Why people insist on getting right in a dog’s face when they clearly don’t know the animal is beyond me (and a trained police canine at that). Notice the dog’s lip licking, the flashing of the whites of the dogs eyes (what many people refer to as”whale eye”), the ears pulled back closer to the head, and the panting. All of these are signs that the dog was extremely uncomfortable with this reporter. I knew when the reporter positioned himself above and over the dog, that it was not going to end well for him.

The speaker showed videos of dogs being hugged by owners and by toddlers and children. I cringed at these too because the discomfort of the dog was so obvious. Most dogs find hugging threatening, but since it’s a normal “human” behavior, people often love to hug their dogs. And sadly people and especially children are frequently bitten right in the face and seriously injured while giving their dog a big bear hug. It’s important that we bring public awareness and knowledge of the body language of dogs and how dogs communicate so that we will prevent broken human-animal bonds which lead to people either abandoning their pet or even worse, euthanasia.

Every year at these seminars, I just about always learn about things that have changed since I went to school, i.e., something I was taught that is now considered “wrong.” This year was no exception. When I was starting veterinary school in the early 80s, Parvovirus was just coming onto the scene. It was horrible. Parvo is a highly contagious and very deadly virus. A lot of dogs were dying and let me tell you, this virus was scary. It didn’t seem to matter how fast owners made it to the vet clinic once the symptoms broke or how aggressively we treated them. A good majority of those cases died. It was just heartbreaking. Parvo causes a severe lethargy and depression and vomiting and diarrhea which result in severe dehydration. I was working at a vet clinic just prior to going to vet school when parvo hit and I’ll never forget it. Parvo causes a severe decrease in the white cell count and I was trained how to do white blood cell counts around that time. I got very efficient at doing white blood cell counts because I did a lot of them (we did them by hand then with a manual counter while looking at a gridded slide under a microscope).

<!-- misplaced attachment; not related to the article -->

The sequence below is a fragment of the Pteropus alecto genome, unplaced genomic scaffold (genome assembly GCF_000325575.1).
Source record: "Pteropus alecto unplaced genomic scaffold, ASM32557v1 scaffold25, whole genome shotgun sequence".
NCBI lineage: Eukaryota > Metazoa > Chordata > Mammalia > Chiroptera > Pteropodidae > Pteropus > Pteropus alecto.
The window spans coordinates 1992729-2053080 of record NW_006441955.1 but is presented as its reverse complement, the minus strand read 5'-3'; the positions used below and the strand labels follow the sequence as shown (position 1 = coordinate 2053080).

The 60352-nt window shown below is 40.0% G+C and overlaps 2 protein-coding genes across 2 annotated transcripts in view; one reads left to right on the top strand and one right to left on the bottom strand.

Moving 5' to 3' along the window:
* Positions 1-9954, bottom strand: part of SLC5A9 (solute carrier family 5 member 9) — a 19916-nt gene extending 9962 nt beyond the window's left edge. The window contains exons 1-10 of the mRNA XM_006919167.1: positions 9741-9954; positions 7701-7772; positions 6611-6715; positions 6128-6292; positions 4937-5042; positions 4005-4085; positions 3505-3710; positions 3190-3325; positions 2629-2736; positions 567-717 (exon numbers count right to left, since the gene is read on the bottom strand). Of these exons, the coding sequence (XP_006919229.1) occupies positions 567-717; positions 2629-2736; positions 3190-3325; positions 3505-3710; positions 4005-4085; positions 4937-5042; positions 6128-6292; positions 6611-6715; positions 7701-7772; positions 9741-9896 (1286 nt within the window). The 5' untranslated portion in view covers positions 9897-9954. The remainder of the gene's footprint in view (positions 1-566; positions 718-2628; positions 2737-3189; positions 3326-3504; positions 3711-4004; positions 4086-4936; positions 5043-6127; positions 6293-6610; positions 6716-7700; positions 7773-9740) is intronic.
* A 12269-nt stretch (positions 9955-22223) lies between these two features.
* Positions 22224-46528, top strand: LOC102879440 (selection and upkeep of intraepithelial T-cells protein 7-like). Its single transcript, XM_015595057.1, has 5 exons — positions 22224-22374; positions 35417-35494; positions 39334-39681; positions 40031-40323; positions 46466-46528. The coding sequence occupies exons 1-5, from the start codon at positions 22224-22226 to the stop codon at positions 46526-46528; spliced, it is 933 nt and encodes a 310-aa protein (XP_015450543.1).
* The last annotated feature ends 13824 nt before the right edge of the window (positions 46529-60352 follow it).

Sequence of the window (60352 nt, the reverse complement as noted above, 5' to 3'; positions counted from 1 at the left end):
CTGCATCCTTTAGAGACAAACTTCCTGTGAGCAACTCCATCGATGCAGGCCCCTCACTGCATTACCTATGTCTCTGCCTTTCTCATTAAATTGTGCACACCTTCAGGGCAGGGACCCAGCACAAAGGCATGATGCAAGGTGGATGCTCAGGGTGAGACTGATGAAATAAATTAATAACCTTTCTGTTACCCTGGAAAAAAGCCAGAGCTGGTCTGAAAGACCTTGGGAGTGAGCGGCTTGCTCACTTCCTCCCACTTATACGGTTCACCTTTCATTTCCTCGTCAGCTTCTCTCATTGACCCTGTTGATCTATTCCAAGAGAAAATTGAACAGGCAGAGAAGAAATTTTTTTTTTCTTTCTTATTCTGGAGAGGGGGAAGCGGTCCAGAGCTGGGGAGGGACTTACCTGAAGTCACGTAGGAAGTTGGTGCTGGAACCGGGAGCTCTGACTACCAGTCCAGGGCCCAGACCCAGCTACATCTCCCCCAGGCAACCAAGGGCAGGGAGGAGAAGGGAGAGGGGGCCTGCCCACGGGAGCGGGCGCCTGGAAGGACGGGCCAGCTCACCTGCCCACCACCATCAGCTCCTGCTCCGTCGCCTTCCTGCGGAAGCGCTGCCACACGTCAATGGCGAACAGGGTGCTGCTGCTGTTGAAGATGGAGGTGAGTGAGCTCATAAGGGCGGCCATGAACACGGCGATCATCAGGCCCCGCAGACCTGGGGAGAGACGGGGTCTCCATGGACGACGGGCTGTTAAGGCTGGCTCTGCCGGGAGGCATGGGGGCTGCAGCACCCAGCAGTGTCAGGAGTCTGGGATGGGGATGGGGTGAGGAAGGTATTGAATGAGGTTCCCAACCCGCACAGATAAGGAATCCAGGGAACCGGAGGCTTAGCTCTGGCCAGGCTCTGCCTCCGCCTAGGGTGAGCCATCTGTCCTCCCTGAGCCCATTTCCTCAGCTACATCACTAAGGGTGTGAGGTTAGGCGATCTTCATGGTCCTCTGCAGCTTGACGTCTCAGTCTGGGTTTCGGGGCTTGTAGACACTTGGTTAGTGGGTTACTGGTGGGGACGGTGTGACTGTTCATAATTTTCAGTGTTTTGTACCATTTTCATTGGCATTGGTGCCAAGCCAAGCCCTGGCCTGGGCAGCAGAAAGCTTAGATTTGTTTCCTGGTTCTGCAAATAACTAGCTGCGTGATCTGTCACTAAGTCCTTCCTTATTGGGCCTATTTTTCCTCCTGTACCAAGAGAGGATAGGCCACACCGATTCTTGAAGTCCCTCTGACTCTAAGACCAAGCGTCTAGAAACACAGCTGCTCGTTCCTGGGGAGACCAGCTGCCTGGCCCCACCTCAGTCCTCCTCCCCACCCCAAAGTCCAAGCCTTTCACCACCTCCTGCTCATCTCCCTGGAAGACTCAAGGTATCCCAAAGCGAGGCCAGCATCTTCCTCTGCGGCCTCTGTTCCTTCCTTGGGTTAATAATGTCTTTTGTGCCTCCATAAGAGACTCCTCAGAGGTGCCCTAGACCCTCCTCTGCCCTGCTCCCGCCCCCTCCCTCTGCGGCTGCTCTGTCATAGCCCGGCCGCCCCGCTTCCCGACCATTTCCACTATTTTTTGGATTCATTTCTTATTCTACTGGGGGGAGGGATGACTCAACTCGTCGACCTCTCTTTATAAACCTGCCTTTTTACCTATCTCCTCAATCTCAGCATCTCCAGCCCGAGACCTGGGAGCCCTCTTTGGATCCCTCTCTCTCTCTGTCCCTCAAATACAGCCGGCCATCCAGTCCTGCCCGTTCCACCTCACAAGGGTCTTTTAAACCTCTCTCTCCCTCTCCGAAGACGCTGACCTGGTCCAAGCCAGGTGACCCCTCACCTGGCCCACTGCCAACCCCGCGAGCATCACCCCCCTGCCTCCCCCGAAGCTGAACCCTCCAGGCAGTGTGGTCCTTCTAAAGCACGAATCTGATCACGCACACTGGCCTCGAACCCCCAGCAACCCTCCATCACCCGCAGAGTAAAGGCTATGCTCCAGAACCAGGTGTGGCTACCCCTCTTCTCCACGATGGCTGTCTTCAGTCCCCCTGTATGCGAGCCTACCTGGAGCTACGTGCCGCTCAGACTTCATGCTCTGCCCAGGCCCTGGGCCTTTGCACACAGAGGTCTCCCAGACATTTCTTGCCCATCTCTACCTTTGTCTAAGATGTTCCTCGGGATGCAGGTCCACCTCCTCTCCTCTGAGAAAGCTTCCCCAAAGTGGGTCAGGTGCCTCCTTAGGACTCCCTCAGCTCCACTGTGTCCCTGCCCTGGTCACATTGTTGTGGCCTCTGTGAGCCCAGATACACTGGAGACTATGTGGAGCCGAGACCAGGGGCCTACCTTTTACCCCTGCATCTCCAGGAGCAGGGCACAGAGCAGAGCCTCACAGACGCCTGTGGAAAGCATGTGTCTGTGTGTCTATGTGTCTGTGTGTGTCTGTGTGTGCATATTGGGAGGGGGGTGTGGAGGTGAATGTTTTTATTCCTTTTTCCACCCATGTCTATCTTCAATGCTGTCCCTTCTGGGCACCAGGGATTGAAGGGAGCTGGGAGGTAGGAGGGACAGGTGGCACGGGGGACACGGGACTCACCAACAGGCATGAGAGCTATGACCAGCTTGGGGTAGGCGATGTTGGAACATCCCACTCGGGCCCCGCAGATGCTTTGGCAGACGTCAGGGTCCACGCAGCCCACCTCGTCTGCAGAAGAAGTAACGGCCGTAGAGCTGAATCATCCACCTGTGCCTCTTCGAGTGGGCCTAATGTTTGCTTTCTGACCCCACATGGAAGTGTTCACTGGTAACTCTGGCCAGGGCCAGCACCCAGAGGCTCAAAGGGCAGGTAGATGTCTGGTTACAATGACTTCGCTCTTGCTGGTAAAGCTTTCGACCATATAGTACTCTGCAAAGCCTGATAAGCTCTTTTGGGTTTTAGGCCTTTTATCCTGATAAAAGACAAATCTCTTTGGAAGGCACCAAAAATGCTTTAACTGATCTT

I’ll never forget one particular dachshund puppy who came in straight from the pet shop for a new puppy exam. It was displaying some lethargy by this time and when the veterinarian did a rectal temp on the dog and pulled out the thermometer, there was blood on the thermometer which reeked highly of parvo virus (parvo has a distinct odor and once you smell it, you will never forget it). At that time, there were no quick in-house parvo tests like there is today and samples had to be sent to an outside laboratory which took days. So we did WBC counts on these puppies which usually told us our diagnosis along with the characteristic smell and clinical signs. The vet had me do a white blood cell count on this dachshund puppy and I swear I could not find one single white blood cell on that little pup’s slide. I searched the slide high and low and there were none to be found. I’m not sure the vet believed me when I went back to report that news to him, (that the white blood cell count was zero), until he went and looked at the slide himself. After he looked, he informed the owner that their new puppy unfortunately was not going to live. And he was right. The dog died within hours. Pet stores, kennels and shelters were hit hard by parvo because it is so highly contagious.